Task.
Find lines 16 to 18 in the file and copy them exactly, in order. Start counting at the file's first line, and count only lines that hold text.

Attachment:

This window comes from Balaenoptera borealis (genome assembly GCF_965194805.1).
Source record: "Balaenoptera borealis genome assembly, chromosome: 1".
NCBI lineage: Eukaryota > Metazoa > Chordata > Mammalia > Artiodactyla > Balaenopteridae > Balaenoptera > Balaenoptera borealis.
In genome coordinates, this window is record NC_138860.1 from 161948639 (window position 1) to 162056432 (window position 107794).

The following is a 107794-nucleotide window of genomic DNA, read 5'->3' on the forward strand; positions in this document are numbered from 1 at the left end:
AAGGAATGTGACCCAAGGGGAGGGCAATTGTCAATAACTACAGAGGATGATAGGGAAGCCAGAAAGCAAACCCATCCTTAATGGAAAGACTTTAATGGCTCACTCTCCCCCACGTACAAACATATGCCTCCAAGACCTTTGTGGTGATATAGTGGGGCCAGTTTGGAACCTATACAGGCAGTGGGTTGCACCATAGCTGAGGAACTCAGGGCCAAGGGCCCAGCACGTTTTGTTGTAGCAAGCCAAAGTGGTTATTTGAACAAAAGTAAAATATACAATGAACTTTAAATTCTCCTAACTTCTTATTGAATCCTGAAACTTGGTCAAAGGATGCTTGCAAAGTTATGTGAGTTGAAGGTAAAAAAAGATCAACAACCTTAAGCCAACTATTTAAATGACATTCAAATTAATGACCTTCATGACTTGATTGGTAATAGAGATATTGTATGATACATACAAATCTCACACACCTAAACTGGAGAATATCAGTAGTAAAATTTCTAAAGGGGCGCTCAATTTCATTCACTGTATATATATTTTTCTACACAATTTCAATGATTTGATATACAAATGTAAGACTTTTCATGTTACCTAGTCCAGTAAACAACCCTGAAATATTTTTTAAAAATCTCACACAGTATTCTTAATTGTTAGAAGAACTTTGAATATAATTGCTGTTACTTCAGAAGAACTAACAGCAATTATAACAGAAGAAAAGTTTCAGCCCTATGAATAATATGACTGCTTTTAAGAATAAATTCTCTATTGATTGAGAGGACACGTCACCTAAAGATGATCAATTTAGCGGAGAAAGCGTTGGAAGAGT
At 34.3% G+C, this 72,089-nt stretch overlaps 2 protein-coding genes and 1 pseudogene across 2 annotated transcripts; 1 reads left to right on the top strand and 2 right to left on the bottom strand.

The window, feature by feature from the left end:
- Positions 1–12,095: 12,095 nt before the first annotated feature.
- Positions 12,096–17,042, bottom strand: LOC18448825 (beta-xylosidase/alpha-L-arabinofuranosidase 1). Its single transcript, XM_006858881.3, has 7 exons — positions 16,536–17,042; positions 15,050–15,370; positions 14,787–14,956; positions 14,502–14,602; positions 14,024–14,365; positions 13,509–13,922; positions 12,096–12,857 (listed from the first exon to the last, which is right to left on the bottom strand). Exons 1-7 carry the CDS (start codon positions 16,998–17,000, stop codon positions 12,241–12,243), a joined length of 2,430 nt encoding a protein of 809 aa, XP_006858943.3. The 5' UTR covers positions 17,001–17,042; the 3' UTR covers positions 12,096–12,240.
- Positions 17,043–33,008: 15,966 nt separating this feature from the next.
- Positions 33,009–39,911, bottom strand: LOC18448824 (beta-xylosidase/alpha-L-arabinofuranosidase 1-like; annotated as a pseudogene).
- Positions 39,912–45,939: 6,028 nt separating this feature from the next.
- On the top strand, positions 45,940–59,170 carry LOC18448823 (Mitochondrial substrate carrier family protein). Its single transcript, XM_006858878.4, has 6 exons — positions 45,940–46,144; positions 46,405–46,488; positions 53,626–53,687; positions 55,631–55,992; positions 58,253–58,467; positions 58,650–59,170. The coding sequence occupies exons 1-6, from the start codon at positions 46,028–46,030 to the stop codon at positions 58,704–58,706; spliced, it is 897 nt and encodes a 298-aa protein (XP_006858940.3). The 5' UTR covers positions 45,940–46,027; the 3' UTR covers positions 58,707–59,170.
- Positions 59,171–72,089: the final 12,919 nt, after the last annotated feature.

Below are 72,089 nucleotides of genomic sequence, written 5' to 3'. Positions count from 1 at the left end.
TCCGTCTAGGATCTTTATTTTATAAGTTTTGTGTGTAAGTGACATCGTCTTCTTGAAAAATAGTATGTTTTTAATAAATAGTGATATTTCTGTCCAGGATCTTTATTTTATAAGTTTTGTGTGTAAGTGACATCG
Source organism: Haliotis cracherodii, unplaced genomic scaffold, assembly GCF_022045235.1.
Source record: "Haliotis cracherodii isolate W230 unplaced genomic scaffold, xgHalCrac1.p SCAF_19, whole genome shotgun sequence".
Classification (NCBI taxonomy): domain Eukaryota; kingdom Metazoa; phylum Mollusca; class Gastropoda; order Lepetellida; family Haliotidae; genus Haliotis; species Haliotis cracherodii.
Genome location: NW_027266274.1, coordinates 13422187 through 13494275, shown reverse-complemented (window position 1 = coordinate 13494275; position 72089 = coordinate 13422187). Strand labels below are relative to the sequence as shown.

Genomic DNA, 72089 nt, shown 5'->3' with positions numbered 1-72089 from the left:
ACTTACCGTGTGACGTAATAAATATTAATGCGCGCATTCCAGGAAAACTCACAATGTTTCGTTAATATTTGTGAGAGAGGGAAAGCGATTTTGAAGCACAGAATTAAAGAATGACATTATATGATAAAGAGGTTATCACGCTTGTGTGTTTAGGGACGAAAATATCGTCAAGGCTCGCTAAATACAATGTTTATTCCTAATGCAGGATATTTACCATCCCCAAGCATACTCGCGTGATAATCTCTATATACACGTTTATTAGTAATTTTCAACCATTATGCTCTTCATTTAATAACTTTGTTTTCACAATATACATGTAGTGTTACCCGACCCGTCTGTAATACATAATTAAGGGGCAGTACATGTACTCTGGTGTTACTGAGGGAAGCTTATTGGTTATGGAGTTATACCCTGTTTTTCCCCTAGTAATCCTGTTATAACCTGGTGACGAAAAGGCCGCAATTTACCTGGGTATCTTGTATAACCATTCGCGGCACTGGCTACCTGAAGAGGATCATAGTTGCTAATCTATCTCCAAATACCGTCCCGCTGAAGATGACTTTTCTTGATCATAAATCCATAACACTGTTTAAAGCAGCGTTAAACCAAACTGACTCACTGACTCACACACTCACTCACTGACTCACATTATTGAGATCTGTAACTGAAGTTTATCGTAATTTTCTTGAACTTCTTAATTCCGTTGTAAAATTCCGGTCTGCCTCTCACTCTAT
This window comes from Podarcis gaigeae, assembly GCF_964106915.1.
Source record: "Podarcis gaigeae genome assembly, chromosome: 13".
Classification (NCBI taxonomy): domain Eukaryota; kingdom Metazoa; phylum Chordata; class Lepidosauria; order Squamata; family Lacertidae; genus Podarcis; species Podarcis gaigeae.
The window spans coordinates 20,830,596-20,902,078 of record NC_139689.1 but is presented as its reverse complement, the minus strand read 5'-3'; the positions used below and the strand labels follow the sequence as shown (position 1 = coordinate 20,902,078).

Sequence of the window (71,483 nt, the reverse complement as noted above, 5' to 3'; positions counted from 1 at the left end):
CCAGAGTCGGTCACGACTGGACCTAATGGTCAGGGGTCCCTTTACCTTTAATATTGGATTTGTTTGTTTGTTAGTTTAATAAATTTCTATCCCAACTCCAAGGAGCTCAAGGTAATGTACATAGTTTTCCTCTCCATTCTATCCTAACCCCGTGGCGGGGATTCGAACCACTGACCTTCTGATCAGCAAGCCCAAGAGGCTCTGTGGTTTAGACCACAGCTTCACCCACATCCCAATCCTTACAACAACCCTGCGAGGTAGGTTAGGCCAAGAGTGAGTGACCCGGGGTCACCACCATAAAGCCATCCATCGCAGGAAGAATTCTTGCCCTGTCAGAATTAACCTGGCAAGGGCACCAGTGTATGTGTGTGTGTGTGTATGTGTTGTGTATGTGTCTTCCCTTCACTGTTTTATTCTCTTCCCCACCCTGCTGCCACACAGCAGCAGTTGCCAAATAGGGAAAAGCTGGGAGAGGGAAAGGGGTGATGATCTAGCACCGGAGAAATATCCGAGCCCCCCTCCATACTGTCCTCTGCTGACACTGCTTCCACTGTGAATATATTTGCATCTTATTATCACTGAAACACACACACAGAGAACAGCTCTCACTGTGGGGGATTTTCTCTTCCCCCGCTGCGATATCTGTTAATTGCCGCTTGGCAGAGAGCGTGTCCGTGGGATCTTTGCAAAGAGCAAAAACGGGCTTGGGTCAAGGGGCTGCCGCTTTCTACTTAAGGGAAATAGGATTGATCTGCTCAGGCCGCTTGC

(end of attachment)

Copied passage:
Below are 72,089 nucleotides of genomic sequence, written 5' to 3'. Positions count from 1 at the left end.
TCCGTCTAGGATCTTTATTTTATAAGTTTTGTGTGTAAGTGACATCGTCTTCTTGAAAAATAGTATGTTTTTAATAAATAGTGATATTTCTGTCCAGGATCTTTATTTTATAAGTTTTGTGTGTAAGTGACATCG
Source organism: Haliotis cracherodii, unplaced genomic scaffold, assembly GCF_022045235.1.